However, the combination of rising tuition and rising unemployment/underemployment for recent college grads, has radically decreased the private rate of return on the investment in college.
The well-publicized trillion dollar student debt crisis has brought this economic fact to public awareness. Most families consider tuition costs as economic investments intended to increase future earnings.
As the rate of return on this investment declines (or goes into minus territory) families are reconsidering the value of college education.
According to a Moody’s Investment report on the credit-worthiness of colleges and universities released in November 2013, 40% faced stagnant or declining tuition revenues.
Anemic tuition revenue growth has spread to a larger share of the higher education industry, infecting public universities for the first time in decades. At this pace, tuition-dependent colleges and universities will be challenged to make necessary investments in personnel, programs, and facilities to remain competitive over the longer term,” said Karen Kedem, a Moody’s senior analyst and author of the report.
Moody’s key findings include net tuition revenue declines at a projected 28% of public and 19% of private universities, with net tuition revenue growth below inflation projected for 44% of public and 42% of private universities and total enrollment declines at nearly half of public and private universities.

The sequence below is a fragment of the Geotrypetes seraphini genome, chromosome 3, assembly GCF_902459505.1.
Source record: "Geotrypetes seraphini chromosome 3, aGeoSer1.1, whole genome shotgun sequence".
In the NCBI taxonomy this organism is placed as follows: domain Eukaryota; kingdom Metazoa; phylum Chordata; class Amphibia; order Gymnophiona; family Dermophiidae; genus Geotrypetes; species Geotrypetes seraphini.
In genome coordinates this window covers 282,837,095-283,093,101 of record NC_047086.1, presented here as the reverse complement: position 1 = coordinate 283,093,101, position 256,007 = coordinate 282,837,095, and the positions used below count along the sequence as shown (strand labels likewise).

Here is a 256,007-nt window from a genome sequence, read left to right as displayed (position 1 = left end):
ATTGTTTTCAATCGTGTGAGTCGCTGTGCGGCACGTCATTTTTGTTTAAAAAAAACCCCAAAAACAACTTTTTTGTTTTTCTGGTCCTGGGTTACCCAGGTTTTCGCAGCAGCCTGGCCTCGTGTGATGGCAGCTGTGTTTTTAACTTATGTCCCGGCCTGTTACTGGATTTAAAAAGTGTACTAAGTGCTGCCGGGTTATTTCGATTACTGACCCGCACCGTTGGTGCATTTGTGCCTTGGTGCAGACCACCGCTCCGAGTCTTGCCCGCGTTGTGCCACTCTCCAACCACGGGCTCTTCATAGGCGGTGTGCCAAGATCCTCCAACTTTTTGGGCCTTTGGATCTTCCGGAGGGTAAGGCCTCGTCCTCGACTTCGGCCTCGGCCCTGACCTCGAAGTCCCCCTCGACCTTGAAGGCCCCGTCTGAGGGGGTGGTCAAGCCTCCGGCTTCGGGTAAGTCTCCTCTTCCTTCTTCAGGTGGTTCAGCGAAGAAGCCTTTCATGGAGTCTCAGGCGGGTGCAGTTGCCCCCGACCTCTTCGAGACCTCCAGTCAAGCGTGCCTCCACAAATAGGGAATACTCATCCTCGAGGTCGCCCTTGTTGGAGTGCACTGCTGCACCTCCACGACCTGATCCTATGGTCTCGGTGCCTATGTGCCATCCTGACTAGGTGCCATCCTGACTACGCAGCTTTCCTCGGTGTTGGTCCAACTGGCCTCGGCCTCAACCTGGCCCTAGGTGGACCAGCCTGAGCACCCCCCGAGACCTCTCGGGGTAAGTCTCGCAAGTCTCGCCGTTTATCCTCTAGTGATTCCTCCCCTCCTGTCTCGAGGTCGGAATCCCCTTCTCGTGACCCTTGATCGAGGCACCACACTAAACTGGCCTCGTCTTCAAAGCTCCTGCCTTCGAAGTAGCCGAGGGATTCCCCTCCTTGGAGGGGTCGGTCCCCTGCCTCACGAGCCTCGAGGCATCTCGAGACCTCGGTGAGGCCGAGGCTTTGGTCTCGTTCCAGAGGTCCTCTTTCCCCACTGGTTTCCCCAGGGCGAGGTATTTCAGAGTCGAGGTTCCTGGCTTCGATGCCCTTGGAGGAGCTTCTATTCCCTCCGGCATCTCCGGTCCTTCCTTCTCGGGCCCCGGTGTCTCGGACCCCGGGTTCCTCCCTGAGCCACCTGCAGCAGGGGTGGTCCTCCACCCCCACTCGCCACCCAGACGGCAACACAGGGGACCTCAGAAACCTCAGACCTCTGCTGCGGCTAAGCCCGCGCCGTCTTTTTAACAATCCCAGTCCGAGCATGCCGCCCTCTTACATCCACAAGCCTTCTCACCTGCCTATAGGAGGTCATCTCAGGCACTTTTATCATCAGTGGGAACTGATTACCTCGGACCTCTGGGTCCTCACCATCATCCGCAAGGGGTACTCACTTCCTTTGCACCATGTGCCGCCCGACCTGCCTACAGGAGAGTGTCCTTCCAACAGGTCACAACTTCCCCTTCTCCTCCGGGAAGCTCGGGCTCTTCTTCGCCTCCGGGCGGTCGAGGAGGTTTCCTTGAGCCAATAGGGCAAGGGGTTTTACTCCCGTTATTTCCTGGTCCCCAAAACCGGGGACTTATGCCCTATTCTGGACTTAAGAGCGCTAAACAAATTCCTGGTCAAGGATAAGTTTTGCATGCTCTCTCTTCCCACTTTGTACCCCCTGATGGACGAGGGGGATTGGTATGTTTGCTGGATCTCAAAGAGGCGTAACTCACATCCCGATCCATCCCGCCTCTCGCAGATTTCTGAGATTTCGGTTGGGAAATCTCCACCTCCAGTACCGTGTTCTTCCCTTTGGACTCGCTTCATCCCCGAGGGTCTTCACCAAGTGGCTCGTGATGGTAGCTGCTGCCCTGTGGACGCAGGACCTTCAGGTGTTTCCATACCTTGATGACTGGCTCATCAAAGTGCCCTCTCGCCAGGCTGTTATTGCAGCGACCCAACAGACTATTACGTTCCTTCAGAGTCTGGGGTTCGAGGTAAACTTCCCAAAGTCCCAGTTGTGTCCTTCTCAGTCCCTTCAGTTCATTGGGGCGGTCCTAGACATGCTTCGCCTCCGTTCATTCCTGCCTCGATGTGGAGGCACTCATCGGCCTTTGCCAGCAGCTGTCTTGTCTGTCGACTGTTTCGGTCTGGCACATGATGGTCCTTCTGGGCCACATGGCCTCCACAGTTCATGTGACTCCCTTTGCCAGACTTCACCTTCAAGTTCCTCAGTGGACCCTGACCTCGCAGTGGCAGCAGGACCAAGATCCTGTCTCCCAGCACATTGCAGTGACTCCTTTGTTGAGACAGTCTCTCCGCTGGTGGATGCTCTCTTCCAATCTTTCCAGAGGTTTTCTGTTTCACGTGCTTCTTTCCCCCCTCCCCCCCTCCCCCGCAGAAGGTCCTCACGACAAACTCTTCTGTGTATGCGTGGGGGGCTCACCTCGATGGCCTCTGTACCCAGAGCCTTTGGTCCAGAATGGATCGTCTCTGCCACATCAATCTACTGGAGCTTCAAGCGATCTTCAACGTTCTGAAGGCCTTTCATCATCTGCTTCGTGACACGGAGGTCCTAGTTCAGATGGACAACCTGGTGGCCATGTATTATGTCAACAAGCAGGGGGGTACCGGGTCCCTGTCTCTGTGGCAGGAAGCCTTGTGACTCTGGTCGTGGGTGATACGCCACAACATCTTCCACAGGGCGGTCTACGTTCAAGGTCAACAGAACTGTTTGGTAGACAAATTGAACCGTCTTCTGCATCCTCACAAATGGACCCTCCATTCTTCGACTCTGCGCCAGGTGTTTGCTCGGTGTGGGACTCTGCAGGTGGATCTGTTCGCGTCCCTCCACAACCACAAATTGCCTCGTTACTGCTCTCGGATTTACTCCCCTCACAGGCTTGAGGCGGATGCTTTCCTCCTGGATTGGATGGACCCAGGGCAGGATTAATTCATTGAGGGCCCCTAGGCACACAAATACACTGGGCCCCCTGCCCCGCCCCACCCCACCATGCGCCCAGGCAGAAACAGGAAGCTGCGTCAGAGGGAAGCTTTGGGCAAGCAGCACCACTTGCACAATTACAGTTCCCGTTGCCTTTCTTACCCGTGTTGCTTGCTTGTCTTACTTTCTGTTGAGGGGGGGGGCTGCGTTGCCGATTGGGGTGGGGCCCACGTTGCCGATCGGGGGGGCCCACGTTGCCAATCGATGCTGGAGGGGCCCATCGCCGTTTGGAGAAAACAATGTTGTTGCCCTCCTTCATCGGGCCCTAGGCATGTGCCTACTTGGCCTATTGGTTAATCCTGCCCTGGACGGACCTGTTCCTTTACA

In addition, federal budget negotiations, the reauthorization of the Higher Education Act, and performance-based funding may result in further stress on colleges if student aid and loan programs are curtailed to any degree, given that a rising share of students are dependent on these funding sources, says Moody’s.
While many colleges and universities will continue to demand that their matriculated students earn – and pay for – their credits internally, others will now be hungry for any and all tuition dollars they can get.
Some, faced with declining enrollments, will welcome students offering MOOC certificates – like other life experiences – for credit. Others will see the transfer of MOOC credits, paradoxically, as a profit opportunity.
Consider the recent decision by Ashford University to accept MOOC certificates for credit.